The last find raised from the Vasa wreck site in 1967 was the ship's longboat or Espingen as it was also called. Learn all about its construction and use.

The last find raised from the Vasa wreck site in 1967 was the ship's longboat or Espingen as it was also called. Esping was the name used in the 17th century for a large ship's rowed and sailed service boat.

The esping was found close under Vasa's port side, which did not by itself mean that it belonged to the ship, but during the excavation of the interior of the ship, two leeboards and a windlass that fitted the boat were found on the lower gun deck. On the basis of these finds there was no doubt that the esping was associated with Vasa. Vasa's esping was recovered largely intact and shortly thereafter diving work on the site ceased.

The esping is nearly complete and no significant parts of the construction are missing. Certain parts of the boat were found detached, lying in and around the main structure, and could be replaced after being raised. The boat is in generally good condition but no longer has its original form. A break in the inwale and port side planking that occurred during the raising has allowed the bow to droop 15-20 cm, and the sides have bulged outward as the boat has been displayed without side supports. The boat is now about 7 cm wider than originally.

Technical description

The esping is 11.7 meters long, 3.20 meters extreme beam, 1 meter high amidships and currently weighs approximately 4 tons. Contemporary written sources indicate that "espings were often built as long as the parent ship was wide". This is more or less true in this case – Vasa is 11.3 meters in beam.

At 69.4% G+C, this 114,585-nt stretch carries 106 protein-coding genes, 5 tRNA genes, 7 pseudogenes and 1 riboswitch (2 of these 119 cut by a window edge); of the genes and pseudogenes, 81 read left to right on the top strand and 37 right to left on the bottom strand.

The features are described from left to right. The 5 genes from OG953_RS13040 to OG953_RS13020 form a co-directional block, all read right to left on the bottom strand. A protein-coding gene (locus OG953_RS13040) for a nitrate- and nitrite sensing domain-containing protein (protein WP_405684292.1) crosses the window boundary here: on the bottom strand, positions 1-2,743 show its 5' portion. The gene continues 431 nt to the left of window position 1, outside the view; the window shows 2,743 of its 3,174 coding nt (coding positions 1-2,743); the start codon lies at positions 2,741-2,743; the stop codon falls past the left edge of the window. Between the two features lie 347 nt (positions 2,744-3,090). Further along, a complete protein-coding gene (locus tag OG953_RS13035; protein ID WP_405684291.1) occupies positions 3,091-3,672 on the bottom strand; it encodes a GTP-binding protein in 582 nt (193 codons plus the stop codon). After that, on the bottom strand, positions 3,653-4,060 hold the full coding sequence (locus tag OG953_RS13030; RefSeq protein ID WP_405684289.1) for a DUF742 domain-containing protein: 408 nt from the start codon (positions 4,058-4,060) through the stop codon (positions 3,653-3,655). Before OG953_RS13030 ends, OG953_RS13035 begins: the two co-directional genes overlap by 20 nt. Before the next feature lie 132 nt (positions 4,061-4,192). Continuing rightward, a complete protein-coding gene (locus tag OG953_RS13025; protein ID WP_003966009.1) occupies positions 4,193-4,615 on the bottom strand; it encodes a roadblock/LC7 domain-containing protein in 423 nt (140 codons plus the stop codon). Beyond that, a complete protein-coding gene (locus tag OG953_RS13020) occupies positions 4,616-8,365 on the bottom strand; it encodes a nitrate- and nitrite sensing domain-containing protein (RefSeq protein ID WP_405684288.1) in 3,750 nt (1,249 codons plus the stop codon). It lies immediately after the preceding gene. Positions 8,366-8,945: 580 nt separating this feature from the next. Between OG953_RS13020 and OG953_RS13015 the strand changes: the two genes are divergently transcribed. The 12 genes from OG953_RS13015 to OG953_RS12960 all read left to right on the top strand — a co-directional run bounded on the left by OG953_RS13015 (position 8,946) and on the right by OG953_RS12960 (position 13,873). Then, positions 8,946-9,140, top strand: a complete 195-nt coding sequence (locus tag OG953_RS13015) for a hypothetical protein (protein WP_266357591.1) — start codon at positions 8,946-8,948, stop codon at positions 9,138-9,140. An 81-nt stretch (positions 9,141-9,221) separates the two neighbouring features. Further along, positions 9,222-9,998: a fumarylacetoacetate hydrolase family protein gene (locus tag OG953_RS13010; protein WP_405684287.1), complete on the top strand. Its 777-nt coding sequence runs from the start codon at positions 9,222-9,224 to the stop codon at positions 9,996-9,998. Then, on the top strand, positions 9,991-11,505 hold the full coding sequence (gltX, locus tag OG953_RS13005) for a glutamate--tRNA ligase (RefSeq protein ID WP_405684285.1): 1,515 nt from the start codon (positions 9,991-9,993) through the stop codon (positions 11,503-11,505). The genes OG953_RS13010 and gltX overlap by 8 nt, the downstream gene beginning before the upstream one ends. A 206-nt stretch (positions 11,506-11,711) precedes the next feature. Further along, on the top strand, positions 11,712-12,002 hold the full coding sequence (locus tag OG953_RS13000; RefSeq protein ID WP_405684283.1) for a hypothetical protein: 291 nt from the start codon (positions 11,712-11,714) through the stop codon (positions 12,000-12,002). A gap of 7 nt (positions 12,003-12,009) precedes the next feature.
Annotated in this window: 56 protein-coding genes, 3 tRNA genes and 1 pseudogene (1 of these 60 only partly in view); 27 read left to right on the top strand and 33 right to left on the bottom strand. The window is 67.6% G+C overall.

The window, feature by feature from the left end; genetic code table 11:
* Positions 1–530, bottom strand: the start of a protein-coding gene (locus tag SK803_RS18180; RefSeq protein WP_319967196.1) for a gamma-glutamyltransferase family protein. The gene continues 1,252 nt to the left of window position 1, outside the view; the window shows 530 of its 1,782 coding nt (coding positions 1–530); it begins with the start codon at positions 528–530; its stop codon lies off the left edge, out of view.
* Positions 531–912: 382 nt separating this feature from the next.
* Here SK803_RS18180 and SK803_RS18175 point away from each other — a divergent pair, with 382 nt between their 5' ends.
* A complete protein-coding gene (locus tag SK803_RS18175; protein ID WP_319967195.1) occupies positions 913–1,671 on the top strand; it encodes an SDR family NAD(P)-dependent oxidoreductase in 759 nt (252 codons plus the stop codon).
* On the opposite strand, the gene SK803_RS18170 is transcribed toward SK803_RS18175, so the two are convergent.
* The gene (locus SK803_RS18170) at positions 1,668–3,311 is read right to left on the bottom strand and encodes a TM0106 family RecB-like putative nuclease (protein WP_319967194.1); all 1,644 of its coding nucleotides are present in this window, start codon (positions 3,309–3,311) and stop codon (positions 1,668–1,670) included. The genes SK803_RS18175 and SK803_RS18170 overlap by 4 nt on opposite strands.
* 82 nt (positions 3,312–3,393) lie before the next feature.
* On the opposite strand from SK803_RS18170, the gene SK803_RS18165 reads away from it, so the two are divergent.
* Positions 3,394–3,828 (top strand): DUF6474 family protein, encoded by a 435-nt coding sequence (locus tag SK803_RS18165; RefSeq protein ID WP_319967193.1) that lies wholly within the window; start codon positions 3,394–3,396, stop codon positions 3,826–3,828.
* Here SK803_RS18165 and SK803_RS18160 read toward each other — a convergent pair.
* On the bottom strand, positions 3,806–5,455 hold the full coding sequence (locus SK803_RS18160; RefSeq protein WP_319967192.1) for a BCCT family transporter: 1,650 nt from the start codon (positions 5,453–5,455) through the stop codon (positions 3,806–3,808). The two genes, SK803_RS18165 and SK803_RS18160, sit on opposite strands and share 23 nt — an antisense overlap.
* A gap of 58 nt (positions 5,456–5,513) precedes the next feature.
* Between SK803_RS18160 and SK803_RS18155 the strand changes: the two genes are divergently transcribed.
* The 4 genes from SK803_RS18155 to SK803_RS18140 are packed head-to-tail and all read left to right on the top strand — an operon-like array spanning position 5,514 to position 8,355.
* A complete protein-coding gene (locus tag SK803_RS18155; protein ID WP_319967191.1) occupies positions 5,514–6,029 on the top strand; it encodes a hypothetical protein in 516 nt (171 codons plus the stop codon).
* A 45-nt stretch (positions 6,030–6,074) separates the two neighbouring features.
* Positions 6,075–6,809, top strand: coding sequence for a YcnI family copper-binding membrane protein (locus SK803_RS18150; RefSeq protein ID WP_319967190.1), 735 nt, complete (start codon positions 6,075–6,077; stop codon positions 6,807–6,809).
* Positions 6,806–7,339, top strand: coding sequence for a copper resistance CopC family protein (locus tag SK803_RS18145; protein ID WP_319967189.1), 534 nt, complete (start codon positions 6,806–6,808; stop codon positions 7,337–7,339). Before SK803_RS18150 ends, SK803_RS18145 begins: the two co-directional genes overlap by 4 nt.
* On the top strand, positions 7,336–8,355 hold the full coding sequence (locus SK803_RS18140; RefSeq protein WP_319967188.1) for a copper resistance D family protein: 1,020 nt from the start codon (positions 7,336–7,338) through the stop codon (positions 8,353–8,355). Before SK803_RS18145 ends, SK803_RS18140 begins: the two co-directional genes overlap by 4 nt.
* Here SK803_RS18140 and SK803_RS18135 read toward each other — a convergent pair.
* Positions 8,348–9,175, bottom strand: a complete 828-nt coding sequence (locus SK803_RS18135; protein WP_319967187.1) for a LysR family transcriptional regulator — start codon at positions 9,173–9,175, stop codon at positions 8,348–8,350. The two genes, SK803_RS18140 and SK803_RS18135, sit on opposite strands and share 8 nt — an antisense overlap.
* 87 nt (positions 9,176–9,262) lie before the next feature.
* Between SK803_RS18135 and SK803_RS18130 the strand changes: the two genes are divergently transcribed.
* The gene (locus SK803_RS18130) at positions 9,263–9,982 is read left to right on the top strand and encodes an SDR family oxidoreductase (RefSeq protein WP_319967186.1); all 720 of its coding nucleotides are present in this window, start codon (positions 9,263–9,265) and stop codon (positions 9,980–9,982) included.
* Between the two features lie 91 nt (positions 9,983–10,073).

The hull is built of oak, including treenails. The deck planks, thwarts and windlass are of pine. Nails and bolts were of wrought iron.

There is no keel, but partial false keels at both ends to protect against abrasion. The bottom is made of four straight, broad planks. The sides are made of six full-length clinker strakes, plus stealers at each end. The clinker strakes are primarily fastened with Nordic-style rivets, although there are some double-clenched nails as well. Two heavy beams rest on a light clamp and are reinforced by standing knees. There is a small fixed deck at the bow, and fixed seats at the stern, with five loose thwarts in between. The hull form is double-ended, with full, rounded ends, and there is no transom or counter. Both the stem and sternpost are curved. There are thole pins for eight pairs of oars.

There was a single mast near the bow, although the mast itself has not been identified. When sailing, leeboards were hung on railing-mounted hooks to resist leeway. A heavy but removable windlass could be mounted amidships. The conceptual tradition behind the construction, a heavy flat bottom with clinker sides, is typical of the Low Countries.

How were the boats used? 

Ship's boats had a variety of functions and thus many requirements. Because ships lacked mechanical propulsion and often lay at anchor, the boats had to handle a wide range of tasks.

In calms or restricted passages it was necessary to tow, kedge or warp the ship and boats had to have enough oar power to make this practical. Several boats could be used simultaneously to tow the ship, and this method was often used in cases of pursuit or strong currents. In open or deep water, where the ship could not be kedged, towing was the only option. In kedging, the boat was used to carry a small anchor some distance out from the ship and cast it. The ship would then use its capstan to draw itself up to the anchor, and the process was repeated as necessary. Kedging was used in shallow water, when the wind failed or to navigate narrow passages, and was exhausting for the crew. Warping is similar to kedging, except that a hawser is carried to a fixed point on shore. It was preferable if possible to kedging, as only the cable needed to be carried.